Disrupting human auditory change detection: Chopin is superior to white noise


  • A preliminary report of the present study has been presented in abstract form (Levanen & Sams, 1994)

  • This study has been supported by the Academy of Finland.

  • We thank Prof Rutta Hart. Dr. Norman Loveless, and Dr. Linda Mc-Evoy for comments on the manuscript.

  • Mikko Sams's present address: Department of Psychology, University of Tampere, PO Box 607, 33101 Tampere, Finland.

Address reprint requests to Sari Levänen, Brain Research Unit, Low Temperature Laboratory, Helsinki University of Technology, P.O. Box 2200, FIN-02015 HUT. Finland. E-mail: sari@neuro.hut.fi.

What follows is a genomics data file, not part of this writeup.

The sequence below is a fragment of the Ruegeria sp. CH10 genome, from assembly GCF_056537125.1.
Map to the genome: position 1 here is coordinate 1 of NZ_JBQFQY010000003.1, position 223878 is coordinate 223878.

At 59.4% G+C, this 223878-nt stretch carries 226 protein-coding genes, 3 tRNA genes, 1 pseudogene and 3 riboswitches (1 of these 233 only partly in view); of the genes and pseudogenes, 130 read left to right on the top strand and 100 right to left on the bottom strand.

A deviant sound in a sequence of standard sounds elicits a neuromagnetic mismatch field (MMF) reflecting change detection based on the auditory sensory memory trace. To illuminate the nature of this trace, we investigated the effects of white noise and music maskers on the MMF. The stimuli were delivered to the participant's right ear, and the maskers were delivered to the same or contralateral ear. Only maskers containing transients (music) presented to either car abolished the MMF. In parallel, the ability to discriminate the deviants decreased dramatically, probably because of integration of transient features of the music to the neural representations of standards and deviants. As a result, the similarity of these representations prevents change detection. White noise affected the MMF amplitude only when presented to the same ear to which the stimuli were presented. All maskers decreased the M100 but not the M50 amplitude, suggesting that the neural generators behind these responses are functionally separate.